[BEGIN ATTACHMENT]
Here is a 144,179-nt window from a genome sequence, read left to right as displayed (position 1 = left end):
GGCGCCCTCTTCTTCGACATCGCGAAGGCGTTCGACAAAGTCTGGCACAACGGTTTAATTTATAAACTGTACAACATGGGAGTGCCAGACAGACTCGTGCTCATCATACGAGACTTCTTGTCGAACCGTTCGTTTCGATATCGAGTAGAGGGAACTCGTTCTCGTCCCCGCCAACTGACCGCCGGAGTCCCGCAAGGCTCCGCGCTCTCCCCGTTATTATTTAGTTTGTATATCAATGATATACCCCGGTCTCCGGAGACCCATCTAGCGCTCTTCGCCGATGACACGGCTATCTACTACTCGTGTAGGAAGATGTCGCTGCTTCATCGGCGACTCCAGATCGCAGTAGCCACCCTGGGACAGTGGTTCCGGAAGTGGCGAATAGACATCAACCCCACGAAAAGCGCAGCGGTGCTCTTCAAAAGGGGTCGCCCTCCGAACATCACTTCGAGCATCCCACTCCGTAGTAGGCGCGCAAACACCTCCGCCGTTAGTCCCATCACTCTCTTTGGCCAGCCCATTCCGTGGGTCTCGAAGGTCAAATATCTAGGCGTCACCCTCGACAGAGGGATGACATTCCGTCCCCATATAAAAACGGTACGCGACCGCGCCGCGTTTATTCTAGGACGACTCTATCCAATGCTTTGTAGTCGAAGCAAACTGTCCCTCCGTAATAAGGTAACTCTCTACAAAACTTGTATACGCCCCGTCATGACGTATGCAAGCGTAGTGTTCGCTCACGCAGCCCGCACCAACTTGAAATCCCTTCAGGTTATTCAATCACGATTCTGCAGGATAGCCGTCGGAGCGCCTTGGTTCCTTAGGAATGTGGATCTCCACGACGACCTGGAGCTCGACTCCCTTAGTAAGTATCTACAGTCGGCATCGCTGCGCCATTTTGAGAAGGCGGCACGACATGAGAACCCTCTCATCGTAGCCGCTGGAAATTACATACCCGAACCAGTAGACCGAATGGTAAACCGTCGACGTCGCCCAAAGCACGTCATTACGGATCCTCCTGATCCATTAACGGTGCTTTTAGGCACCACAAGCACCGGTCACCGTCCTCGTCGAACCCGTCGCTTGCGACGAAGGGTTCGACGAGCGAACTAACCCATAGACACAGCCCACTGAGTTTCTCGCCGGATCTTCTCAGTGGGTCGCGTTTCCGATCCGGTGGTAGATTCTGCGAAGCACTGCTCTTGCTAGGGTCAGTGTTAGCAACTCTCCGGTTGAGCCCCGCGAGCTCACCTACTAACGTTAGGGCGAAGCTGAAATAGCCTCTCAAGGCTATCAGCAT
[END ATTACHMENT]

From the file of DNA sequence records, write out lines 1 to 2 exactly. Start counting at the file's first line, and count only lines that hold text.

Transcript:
Here is a 144,179-nt window from a genome sequence, read left to right as displayed (position 1 = left end):
GGCGCCCTCTTCTTCGACATCGCGAAGGCGTTCGACAAAGTCTGGCACAACGGTTTAATTTATAAACTGTACAACATGGGAGTGCCAGACAGACTCGTGCTCATCATACGAGACTTCTTGTCGAACCGTTCGTTTCGATATCGAGTAGAGGGAACTCGTTCTCGTCCCCGCCAACTGACCGCCGGAGTCCCGCAAGGCTCCGCGCTCTCCCCGTTATTATTTAGTTTGTATATCAATGATATACCCCGGTCTCCGGAGACCCATCTAGCGCTCTTCGCCGATGACACGGCTATCTACTACTCGTGTAGGAAGATGTCGCTGCTTCATCGGCGACTCCAGATCGCAGTAGCCACCCTGGGACAGTGGTTCCGGAAGTGGCGAATAGACATCAACCCCACGAAAAGCGCAGCGGTGCTCTTCAAAAGGGGTCGCCCTCCGAACATCACTTCGAGCATCCCACTCCGTAGTAGGCGCGCAAACACCTCCGCCGTTAGTCCCATCACTCTCTTTGGCCAGCCCATTCCGTGGGTCTCGAAGGTCAAATATCTAGGCGTCACCCTCGACAGAGGGATGACATTCCGTCCCCATATAAAAACGGTACGCGACCGCGCCGCGTTTATTCTAGGACGACTCTATCCAATGCTTTGTAGTCGAAGCAAACTGTCCCTCCGTAATAAGGTAACTCTCTACAAAACTTGTATACGCCCCGTCATGACGTATGCAAGCGTAGTGTTCGCTCACGCAGCCCGCACCAACTTGAAATCCCTTCAGGTTATTCAATCACGATTCTGCAGGATAGCCGTCGGAGCGCCTTGGTTCCTTAGGAATGTGGATCTCCACGACGACCTGGAGCTCGACTCCCTTAGTAAGTATCTACAGTCGGCATCGCTGCGCCATTTTGAGAAGGCGGCACGACATGAGAACCCTCTCATCGTAGCCGCTGGAAATTACATACCCGAACCAGTAGACCGAATGGTAAACCGTCGACGTCGCCCAAAGCACGTCATTACGGATCCTCCTGATCCATTAACGGTGCTTTTAGGCACCACAAGCACCGGTCACCGTCCTCGTCGAACCCGTCGCTTGCGACGAAGGGTTCGACGAGCGAACTAACCCATAGACACAGCCCACTGAGTTTCTCGCCGGATCTTCTCAGTGGGTCGCGTTTCCGATCCGGTGGTAGATTCTGCGAAGCACTGCTCTTGCTAGGGTCAGTGTTAGCAACTCTCCGGTTGAGCCCCGCGAGCTCACCTACTAACGTTAGGGCGAAGCTGAAATAGCCTCTCAAGGCTATCAGCAT